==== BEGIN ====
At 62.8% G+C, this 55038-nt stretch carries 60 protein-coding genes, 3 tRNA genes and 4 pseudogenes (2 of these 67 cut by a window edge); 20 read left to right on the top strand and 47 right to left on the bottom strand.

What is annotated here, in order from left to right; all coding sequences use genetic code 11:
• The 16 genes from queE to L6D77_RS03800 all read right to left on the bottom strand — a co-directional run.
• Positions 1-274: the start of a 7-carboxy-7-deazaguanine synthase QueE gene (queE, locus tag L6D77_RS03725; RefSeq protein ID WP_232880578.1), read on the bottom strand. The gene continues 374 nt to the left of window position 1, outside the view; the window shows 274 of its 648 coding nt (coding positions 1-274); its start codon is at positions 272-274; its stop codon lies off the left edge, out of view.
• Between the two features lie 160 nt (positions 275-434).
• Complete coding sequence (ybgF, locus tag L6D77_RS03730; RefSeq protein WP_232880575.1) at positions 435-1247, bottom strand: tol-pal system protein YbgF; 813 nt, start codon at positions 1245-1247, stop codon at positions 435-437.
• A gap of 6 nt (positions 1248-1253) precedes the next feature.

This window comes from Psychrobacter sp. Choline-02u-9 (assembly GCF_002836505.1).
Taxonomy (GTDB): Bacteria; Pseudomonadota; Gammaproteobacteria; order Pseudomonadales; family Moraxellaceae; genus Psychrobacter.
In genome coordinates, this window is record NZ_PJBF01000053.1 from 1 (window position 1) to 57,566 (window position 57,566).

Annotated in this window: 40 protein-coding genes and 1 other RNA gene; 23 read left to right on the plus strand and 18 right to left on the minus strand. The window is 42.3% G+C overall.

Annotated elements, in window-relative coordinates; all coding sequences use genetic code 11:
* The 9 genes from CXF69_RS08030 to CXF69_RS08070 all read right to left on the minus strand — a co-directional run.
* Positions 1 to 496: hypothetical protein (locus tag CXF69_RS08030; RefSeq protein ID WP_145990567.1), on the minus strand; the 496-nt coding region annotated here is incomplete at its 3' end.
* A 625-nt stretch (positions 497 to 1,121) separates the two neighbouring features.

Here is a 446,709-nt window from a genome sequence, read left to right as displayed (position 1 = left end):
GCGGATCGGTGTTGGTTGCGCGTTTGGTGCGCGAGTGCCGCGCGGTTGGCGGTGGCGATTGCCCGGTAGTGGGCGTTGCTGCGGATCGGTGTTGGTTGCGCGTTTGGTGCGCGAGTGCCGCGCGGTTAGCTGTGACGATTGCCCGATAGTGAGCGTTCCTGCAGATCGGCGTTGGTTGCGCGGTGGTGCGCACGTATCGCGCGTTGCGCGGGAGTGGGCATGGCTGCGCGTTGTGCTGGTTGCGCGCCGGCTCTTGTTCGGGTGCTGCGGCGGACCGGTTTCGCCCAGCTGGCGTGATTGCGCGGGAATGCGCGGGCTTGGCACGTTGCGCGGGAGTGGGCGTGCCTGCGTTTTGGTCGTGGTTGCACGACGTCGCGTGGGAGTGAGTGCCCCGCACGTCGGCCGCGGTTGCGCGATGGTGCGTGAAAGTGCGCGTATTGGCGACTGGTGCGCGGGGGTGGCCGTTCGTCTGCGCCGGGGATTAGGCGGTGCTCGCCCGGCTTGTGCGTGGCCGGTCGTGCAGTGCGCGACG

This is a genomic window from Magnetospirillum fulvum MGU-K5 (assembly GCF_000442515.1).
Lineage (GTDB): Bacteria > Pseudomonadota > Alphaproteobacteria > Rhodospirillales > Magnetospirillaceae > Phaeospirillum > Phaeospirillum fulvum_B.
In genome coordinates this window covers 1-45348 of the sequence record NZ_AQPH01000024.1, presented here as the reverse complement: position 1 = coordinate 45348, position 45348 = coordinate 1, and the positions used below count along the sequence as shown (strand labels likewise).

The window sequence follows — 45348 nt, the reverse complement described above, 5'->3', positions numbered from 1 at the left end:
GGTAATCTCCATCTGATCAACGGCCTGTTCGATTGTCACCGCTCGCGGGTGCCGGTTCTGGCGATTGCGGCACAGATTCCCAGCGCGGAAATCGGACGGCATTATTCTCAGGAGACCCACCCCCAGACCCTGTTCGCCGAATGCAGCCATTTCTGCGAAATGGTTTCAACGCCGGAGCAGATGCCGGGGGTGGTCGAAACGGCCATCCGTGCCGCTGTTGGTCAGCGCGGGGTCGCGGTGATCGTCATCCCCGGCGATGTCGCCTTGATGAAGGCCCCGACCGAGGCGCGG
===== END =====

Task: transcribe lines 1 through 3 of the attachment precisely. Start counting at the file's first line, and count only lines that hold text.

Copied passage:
At 62.8% G+C, this 55038-nt stretch carries 60 protein-coding genes, 3 tRNA genes and 4 pseudogenes (2 of these 67 cut by a window edge); 20 read left to right on the top strand and 47 right to left on the bottom strand.

What is annotated here, in order from left to right; all coding sequences use genetic code 11:
• The 16 genes from queE to L6D77_RS03800 all read right to left on the bottom strand — a co-directional run.